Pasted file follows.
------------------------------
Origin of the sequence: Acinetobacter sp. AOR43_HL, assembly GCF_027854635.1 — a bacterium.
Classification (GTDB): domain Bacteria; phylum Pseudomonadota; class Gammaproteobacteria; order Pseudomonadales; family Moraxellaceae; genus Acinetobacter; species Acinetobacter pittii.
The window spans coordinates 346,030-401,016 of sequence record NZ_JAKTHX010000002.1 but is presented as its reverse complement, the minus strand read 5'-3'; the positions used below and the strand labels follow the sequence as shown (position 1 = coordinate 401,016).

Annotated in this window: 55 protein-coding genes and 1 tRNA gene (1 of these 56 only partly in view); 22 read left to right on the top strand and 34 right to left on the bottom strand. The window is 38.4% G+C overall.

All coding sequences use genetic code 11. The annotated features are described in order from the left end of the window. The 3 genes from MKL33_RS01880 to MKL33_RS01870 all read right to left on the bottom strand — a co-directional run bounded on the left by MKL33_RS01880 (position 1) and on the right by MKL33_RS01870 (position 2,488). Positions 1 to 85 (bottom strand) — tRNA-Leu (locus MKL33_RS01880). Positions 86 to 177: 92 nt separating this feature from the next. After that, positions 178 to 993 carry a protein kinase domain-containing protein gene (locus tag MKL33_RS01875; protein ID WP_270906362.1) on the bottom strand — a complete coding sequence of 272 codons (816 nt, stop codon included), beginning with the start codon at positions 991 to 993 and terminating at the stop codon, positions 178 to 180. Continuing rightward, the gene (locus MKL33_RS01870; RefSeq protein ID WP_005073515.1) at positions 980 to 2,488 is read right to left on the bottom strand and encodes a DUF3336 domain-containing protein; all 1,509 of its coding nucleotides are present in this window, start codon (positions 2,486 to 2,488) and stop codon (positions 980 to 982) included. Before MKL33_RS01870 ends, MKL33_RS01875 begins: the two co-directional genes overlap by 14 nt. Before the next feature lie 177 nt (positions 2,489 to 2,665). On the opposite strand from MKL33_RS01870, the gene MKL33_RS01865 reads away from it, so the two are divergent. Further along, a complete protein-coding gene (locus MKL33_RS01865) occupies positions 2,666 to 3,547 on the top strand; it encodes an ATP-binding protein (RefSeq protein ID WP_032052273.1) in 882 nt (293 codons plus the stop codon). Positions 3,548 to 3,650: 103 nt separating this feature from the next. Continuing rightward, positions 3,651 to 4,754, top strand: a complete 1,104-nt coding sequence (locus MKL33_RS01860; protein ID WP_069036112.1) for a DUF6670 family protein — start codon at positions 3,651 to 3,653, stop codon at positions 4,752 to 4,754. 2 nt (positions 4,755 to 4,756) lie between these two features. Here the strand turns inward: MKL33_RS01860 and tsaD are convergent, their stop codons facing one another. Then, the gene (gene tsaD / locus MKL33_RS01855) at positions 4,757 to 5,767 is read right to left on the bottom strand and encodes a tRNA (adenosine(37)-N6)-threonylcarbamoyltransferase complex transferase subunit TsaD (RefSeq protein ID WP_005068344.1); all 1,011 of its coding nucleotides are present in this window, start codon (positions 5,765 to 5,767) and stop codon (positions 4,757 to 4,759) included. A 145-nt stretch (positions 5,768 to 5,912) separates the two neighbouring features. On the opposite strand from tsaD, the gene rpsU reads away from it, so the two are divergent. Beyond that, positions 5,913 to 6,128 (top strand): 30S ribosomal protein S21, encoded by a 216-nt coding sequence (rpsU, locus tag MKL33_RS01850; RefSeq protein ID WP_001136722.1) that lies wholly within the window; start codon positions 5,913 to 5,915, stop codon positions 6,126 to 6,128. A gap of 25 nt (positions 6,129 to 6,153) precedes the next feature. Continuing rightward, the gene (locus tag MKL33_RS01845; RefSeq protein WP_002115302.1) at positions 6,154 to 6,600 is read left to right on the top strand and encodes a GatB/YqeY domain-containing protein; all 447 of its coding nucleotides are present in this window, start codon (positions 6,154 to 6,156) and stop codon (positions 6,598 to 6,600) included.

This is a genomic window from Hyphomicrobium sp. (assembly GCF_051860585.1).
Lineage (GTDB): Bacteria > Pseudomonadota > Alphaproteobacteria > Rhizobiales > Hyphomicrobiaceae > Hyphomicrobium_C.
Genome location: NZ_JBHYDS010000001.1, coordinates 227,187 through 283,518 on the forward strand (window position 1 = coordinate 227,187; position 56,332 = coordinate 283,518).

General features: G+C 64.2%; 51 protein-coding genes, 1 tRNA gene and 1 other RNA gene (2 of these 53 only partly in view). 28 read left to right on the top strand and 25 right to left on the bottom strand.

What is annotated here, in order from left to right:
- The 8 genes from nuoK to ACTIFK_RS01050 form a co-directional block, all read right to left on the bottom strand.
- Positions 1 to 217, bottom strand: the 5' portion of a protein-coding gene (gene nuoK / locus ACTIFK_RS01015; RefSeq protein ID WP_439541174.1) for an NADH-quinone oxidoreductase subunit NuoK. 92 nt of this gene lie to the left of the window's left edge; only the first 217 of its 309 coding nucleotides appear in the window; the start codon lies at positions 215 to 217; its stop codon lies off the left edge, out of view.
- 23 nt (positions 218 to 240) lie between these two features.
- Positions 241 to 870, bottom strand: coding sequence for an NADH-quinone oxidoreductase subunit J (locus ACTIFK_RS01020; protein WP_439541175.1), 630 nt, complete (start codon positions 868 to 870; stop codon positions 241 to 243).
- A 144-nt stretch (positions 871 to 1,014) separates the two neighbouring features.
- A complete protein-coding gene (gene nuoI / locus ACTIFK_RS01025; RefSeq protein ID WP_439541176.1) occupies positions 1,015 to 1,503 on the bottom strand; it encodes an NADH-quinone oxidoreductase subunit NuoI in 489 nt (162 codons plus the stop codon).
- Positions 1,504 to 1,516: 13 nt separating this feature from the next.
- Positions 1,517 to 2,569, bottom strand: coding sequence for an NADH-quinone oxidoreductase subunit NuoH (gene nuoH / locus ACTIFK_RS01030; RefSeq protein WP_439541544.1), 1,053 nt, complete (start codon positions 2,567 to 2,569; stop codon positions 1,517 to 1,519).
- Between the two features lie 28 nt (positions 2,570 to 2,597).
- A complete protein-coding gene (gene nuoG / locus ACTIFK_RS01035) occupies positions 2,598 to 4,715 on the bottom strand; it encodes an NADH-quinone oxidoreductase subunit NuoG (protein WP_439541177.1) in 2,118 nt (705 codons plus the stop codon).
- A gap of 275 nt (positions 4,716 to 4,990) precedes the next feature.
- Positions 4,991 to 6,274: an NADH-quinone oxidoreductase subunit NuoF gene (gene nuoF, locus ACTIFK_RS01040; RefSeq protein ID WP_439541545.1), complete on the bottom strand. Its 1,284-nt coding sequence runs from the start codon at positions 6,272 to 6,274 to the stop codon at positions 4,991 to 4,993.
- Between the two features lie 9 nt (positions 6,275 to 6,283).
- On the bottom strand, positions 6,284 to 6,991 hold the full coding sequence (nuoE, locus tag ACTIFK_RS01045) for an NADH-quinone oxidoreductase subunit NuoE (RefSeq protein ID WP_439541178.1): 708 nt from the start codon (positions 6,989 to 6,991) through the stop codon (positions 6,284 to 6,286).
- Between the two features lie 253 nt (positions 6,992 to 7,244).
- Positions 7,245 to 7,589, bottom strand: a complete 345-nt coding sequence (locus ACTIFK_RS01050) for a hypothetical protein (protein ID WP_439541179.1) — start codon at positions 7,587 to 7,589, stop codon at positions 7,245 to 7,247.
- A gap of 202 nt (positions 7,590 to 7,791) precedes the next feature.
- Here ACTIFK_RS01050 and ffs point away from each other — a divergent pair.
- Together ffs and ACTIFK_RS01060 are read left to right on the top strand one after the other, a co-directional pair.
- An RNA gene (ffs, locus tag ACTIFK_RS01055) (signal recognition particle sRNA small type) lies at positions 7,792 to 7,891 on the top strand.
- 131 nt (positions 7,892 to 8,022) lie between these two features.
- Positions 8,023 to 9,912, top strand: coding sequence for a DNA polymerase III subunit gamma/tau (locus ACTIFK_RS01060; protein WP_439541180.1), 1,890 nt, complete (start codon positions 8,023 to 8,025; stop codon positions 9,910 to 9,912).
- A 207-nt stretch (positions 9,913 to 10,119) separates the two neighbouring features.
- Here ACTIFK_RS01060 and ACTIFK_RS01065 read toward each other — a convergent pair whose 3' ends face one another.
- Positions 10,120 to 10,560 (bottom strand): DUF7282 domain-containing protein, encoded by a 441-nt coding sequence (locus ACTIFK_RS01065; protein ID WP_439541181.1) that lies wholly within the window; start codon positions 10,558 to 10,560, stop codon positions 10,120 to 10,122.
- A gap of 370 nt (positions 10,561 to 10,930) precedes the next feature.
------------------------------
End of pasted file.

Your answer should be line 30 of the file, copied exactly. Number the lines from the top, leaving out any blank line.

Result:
- An RNA gene (ffs, locus tag ACTIFK_RS01055) (signal recognition particle sRNA small type) lies at positions 7,792 to 7,891 on the top strand.